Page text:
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Awol Erizku Gives The Great Art Masters 21st Century Updates In 'The Only Way is Up'

Ethiopian-born artist Awol Erizku gives the great art masters 21st century updates in The Only Way is Up at NYC's Hasted Kraeutler Gallery.

The Only Way is Up for emerging talent Awol Erizku after debuting his photo, sculpture, and installation exhibition at the Hasted Kraeutler Gallery in New York City. Born in Ethiopia, 26-year old Erizku wants to remove the “black art” connotation from artistic dialogues. It’s a very bold approach for such a young artist, but Erizku’s latest exhibition tells us that he is ambitious and serious about it.


The Only Way Is Up debuted in June 2014 and it sought to give the great art masters “21st century updates.” According to Hasted Kraeutler's website, the show took its title from a Quincy Jones record and consists of "re-contextualized and re-purposed ready-made objects." In an interview with Complex, Erizku explained “With the show, I am trying to create a new vernacular, in terms of how you see my work and black art as being universal.”

Erizku, who completed his B.A. at the Cooper Union in 2010 and received his M.F.A. from Yale, recently curated a group show entitled Deep End: Yale MFA Photo 2014, a presentation of work by photography recent graduates at Yale. The exhibition is currently on its third and final run at the Los Angeles gallery Diane Rosenstein Fine Art. The show features photography, video, sound installation, textiles, sculpture, performance, and mixed media by five men and five women who are testing the limits of their chosen medium.

Erizku says his first inspiration came from the Bronx where he wanted to paint a more positive outlook on the youth of his community who were subjects of harsh and critical stereotypes. Though Erizku’s subjects may appear mundane or even unappealing to some, he seeks to bridge the gap on how people define beauty by working with these “unappealing” subjects. “‘Hidden in plain sight’ in my work extends to the people I photograph," he told Palladium Boots. "To me, they are beautiful but they aren’t models. Finding a regular person and seeing the beauty in them and wanting to work with them and photograph them is a kind of discovery.”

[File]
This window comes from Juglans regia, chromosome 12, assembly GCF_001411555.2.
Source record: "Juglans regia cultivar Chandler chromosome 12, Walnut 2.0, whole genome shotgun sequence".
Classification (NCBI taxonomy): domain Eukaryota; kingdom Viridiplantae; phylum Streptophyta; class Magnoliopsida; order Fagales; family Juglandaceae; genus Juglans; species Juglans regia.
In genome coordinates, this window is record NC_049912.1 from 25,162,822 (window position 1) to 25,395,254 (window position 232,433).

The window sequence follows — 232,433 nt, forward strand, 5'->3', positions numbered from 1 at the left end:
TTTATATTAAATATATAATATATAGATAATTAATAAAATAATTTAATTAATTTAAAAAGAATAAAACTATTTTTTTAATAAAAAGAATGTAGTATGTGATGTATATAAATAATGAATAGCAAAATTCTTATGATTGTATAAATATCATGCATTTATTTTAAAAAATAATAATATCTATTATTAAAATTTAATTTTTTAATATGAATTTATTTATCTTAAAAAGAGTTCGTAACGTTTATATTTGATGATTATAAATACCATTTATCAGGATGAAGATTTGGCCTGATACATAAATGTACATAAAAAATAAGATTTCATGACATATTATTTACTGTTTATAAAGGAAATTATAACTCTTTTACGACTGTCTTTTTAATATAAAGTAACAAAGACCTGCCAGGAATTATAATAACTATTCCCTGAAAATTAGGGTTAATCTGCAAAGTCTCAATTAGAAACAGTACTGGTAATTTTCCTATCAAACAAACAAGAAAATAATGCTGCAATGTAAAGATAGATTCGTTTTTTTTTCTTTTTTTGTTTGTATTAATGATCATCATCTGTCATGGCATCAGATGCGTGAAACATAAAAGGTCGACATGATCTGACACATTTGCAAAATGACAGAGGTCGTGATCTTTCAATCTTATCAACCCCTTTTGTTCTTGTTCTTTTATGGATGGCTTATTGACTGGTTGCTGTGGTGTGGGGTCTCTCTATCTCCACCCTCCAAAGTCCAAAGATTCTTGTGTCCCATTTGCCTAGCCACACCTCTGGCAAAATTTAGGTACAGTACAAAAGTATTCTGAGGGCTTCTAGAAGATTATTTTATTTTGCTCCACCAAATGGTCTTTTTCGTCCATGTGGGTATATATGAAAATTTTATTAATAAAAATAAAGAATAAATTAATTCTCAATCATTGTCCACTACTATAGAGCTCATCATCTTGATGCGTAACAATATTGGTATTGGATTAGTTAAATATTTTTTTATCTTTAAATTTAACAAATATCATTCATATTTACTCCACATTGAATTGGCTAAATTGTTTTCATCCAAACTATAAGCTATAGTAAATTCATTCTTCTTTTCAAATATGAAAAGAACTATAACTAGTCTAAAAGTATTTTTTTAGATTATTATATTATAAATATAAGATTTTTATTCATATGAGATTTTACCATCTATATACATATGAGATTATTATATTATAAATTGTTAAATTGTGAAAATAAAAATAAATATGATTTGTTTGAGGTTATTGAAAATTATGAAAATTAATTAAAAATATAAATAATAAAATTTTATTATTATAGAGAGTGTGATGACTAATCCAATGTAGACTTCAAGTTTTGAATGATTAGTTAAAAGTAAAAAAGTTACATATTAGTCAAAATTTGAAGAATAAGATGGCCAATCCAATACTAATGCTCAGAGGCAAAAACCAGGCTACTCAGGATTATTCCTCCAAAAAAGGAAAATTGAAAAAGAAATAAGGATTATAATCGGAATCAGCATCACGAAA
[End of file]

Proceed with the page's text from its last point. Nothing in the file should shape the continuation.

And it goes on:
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"Kata" single cover.

Listen to Tekno's New Single 'Kata'

The Nigerian artist and producer returns with a melodic banger just in time for the weekend.

Nigerian artist Tekno is back with his second single of the year, "Kata."

The heavyweight artist and producer delivers a melodic track that sees him singing about his devotion to his lover over drum-filled production from Phantom. The track features subdued vocals from. the artist, and a beat that's easy to move along to. The song follows the track 'Beh Beh' which he released earlier this year.

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Image courtesy of ARRAY.

What to Watch at Home During Coronavirus Shutdown: ARRAY's New Digital African Film Series

The film platform, from director Ava DuVernay, is hosting a weekly movie-viewing experience for the "global online community of cinephiles."

If you're looking for African films to dive into while at home during the coronavirus outbreak, a new digital series from award-winning director Ava DuVernay's film collective ARRAY is a great place to start. The multi-media platform and arts collective is launching its #ARRAYMatinee series, and each film will be available for viewing here.